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Infrastructures 2017, 2(1), 2; doi:10.3390/infrastructures2010002

Quantifying the Financial Impact of Climate Change on Australian Local Government Roads

1
School of Natural and Built Environments, University South Australia, Adelaide, SA 5001, Australia
2
Graduate School of Business and Law, RMIT University, Melbourne, VIC 3000, Australia
3
School of Architecture and Built Environment, University of Adelaide, Adelaide, SA 5005, Australia
4
Consultant, Robe, Adelaide, SA 5276, Australia
*
Author to whom correspondence should be addressed.
Academic Editor: Boulent Imam
Received: 7 November 2016 / Revised: 12 December 2016 / Accepted: 21 December 2016 / Published: 11 January 2017
(This article belongs to the Special Issue Climate Change Effects on Infrastructure)
View Full-Text   |   Download PDF [1670 KB, uploaded 11 January 2017]   |  

Abstract

Australia’s 560 Councils are responsible for assets worth approximately $270 billion, many of which have a life span >50 years and so will be affected by climate change. Maintenance and replacement of Council infrastructure is guided by principles, models and tools in the International Infrastructure Management Manual that currently do not allow for climate change impacts or the likely flow-on effects to asset and financial management. This paper describes a financial simulation model developed to calculate the financial impacts of climate change on three major asset classes of importance to Australian Councils: hotmix sealed, spray sealed and unsealed roads. The research goes beyond previous studies of climate change impacts on roads in that it provides a location specific toolkit that is designed to assist councils in their asset management and planned maintenance programmes. Two categories of inputs are required for the model: climate inputs, relating specifically to baseline temperature and rainfall distributions and climate change parameters for temperature and rainfall; and engineering inputs, relating specifically to the three road types and the key parameters of their performance and useful lives over the scenario period. The baseline distributions are then shifted mathematically within the model by the mean change as projected by a selected Global Climate Model (GCM) scenario. Outputs of the model are the historical baseline climate variable distributions and the climate change (CC) impacts on road performance are in the form of changes to the useful life of the asset and associated changes in asset resurfacing and rehabilitation costs. Ten case study local councils in southern Australia are examined. Using IPCC AR4 scenarios, the results suggest that the incremental impact of climate change on all three types of road infrastructure modelled will be generally low. There are small cost reductions over the period for all road types as a result of the expected drying and warming trends in the climate. View Full-Text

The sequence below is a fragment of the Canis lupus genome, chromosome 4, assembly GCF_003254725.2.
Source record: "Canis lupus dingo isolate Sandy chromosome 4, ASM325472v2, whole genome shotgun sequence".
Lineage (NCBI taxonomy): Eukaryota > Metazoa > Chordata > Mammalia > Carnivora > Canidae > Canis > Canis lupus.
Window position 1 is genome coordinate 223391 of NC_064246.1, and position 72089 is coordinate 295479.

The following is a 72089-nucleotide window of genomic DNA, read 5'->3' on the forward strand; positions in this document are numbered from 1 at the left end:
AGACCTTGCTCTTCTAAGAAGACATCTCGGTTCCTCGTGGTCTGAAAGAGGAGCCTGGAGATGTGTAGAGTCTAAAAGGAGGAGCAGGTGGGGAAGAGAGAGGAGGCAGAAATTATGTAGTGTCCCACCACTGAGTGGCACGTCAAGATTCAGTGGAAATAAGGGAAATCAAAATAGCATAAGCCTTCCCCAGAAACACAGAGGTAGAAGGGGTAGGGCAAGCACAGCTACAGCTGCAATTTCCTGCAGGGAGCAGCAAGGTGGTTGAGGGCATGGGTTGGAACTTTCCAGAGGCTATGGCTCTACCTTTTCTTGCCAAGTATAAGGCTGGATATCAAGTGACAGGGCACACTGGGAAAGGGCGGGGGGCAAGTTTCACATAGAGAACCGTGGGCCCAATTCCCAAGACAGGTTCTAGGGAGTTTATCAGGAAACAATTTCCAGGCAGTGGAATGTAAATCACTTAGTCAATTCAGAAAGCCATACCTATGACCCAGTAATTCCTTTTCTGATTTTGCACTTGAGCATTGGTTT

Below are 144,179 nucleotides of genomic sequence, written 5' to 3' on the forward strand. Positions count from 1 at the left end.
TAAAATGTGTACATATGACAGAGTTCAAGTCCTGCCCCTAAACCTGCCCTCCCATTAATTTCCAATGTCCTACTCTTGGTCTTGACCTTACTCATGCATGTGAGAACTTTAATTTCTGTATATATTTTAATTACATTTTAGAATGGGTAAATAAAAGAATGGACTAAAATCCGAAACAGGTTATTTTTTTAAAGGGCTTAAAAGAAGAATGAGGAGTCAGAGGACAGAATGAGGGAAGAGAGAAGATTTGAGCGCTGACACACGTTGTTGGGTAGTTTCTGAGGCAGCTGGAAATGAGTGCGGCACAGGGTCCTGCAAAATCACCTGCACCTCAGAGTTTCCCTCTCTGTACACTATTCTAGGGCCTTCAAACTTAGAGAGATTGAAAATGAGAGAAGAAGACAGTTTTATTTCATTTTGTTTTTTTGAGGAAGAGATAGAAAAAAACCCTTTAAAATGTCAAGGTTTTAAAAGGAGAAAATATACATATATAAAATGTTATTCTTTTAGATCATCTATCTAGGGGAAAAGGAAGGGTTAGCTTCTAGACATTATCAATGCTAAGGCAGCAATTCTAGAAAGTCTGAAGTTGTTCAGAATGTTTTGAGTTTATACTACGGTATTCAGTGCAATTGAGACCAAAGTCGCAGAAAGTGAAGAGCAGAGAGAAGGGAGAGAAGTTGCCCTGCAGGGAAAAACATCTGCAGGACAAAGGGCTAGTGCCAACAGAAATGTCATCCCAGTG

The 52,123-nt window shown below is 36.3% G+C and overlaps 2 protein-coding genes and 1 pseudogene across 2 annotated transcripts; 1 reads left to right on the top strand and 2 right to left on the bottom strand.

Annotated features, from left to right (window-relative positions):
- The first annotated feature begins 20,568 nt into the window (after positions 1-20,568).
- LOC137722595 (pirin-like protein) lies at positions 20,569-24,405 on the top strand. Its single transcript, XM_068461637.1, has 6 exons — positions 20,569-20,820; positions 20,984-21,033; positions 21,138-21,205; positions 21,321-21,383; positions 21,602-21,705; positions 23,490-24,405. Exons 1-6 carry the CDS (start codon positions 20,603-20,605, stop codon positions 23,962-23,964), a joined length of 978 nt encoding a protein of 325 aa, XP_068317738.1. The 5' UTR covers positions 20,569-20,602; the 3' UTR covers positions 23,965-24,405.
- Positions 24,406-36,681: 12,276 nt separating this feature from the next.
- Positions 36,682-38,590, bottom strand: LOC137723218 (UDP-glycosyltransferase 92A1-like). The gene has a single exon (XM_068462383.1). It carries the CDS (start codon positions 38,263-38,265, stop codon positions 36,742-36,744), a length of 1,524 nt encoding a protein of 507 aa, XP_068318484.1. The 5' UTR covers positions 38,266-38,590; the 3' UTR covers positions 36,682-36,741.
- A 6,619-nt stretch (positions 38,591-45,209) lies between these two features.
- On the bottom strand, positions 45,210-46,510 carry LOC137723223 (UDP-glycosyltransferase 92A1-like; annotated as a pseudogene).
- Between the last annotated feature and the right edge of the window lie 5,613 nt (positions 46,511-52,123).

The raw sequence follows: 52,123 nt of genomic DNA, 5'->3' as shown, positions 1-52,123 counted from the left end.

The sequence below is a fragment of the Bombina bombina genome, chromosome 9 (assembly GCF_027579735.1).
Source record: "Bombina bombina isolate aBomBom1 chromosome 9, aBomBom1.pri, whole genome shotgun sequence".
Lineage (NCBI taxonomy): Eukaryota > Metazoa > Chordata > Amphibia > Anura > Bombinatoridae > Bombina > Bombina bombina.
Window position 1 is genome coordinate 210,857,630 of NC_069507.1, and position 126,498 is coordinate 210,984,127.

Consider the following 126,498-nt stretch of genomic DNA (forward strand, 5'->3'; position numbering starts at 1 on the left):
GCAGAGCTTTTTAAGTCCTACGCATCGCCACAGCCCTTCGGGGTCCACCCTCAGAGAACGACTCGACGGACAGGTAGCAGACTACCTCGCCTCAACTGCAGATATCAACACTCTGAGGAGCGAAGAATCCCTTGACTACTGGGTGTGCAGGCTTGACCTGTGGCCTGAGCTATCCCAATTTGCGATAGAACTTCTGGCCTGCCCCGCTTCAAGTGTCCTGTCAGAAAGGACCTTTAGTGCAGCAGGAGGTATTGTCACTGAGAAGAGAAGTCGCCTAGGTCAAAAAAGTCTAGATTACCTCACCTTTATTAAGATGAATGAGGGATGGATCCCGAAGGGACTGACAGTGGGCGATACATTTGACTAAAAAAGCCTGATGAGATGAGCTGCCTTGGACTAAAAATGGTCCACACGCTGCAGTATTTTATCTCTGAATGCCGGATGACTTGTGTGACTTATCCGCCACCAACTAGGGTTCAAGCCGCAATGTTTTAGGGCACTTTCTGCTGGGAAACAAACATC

Keywords: local government; asset management; climate change impacts; financial modeling local government; asset management; climate change impacts; financial modeling
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This is an open access article distributed under the Creative Commons Attribution License which permits unrestricted use, distribution, and reproduction in any medium, provided the original work is properly cited. (CC BY 4.0).

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Balston, J.; Li, S.; Iankov, I.; Kellett, J.; Wells, G. Quantifying the Financial Impact of Climate Change on Australian Local Government Roads. Infrastructures 2017, 2, 2.

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